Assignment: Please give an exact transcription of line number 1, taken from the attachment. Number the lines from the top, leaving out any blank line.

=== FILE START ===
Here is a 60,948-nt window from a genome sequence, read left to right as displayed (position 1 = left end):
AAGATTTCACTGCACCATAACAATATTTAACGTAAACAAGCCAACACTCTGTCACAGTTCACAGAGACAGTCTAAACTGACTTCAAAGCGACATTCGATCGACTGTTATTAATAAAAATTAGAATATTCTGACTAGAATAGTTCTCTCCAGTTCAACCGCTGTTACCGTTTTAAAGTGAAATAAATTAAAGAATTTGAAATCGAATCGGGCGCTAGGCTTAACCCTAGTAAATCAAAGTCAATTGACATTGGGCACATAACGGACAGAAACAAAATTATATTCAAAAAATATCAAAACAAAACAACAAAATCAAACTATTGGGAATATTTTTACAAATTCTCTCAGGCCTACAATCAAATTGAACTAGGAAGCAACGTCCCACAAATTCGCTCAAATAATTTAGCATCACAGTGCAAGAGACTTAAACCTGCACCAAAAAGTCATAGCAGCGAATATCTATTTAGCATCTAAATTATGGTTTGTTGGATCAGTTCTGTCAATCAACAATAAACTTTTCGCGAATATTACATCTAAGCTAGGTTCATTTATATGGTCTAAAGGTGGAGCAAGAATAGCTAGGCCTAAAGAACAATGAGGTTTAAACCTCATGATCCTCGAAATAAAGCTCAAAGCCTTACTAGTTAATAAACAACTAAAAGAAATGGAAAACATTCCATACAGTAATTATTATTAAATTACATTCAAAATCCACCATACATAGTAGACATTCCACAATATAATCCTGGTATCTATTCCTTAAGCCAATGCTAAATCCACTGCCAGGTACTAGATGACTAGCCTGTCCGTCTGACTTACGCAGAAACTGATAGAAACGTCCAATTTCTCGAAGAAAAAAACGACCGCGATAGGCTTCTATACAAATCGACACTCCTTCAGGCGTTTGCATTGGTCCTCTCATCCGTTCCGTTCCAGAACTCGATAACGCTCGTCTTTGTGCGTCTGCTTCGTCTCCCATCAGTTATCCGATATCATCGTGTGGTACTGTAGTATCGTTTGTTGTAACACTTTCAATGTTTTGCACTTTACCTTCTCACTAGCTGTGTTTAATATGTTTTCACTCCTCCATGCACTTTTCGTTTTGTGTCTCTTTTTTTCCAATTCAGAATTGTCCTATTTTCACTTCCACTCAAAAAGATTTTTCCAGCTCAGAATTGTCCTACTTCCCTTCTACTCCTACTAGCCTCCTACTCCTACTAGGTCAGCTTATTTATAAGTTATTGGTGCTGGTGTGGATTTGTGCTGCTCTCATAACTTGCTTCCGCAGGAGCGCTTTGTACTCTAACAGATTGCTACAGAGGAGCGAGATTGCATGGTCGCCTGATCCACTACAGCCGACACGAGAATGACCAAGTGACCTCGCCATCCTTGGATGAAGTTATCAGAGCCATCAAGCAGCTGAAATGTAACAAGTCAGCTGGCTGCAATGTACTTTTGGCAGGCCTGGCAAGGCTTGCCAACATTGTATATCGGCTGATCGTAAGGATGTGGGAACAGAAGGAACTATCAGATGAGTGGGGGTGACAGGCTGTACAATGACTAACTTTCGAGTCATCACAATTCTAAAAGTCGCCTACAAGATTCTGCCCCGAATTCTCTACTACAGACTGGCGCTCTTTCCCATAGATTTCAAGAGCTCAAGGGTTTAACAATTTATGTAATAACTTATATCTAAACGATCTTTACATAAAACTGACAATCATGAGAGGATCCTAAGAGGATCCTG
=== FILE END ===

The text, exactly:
Here is a 60,948-nt window from a genome sequence, read left to right as displayed (position 1 = left end):